CRO Quintiles says biomarkers give insight into cancer drug candidates’ efficacy earlier in the development process, reducing trial costs and duration.
According to recent research, only 8 per cent of oncology new molecular entities (NMEs) reach the market and, worse still for drug sponsors keen to control clinical trial costs, six out of 10 candidates fail in Phase III testing.
Outsourcing-pharma discussed how biomarker analysis can improve cancer drug development with Quintiles VP of strategic business and oncology operations Christopher Ung.
Ung, who led the team that created HercepTest, explained that biomarkers are used in two ways: to identify patients likely to benefit from a drug; and in pharmacodynamic analysis to enable performance measurement early in a candidates’ development.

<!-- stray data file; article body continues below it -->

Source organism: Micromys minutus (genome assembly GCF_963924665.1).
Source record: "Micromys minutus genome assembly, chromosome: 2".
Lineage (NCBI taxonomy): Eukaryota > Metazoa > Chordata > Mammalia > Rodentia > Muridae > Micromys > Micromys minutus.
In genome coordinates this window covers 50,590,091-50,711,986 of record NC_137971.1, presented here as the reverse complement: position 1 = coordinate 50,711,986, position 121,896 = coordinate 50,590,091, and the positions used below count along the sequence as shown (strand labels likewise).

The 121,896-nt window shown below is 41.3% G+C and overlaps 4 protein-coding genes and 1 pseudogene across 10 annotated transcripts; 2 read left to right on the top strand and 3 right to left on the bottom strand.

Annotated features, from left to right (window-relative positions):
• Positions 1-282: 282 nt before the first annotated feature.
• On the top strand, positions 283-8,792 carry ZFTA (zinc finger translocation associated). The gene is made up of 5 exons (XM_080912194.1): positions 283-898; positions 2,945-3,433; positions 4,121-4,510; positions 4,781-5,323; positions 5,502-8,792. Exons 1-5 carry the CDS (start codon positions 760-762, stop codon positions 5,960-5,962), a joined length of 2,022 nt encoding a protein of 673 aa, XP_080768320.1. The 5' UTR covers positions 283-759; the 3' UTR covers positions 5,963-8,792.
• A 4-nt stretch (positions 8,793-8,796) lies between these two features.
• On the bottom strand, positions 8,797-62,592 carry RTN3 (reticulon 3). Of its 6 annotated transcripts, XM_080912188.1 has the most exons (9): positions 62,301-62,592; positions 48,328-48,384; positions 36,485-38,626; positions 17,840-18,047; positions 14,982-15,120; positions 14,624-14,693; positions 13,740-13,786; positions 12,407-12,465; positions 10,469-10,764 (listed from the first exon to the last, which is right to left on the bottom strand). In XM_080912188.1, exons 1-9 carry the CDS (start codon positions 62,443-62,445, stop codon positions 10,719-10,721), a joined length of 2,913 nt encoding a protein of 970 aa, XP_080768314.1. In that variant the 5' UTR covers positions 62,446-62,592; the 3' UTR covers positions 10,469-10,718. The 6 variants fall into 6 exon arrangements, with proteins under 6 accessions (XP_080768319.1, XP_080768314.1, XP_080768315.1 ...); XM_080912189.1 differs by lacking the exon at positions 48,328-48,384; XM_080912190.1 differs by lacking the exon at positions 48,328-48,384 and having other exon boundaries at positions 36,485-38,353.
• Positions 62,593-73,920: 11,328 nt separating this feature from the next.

He went on to explain that recognition of such benefits has seen pharmaceutical industry demand for biomarkers surge over the last decade adding that, in a bid to meet this need, Quintiles has sought to match drug firms’ development processes.
And in the future Ung predicts that while established biomarker technologies will continue to support oncology development, newer technologies and models methods will continue to emerge to help drug industry efforts to combat cancer.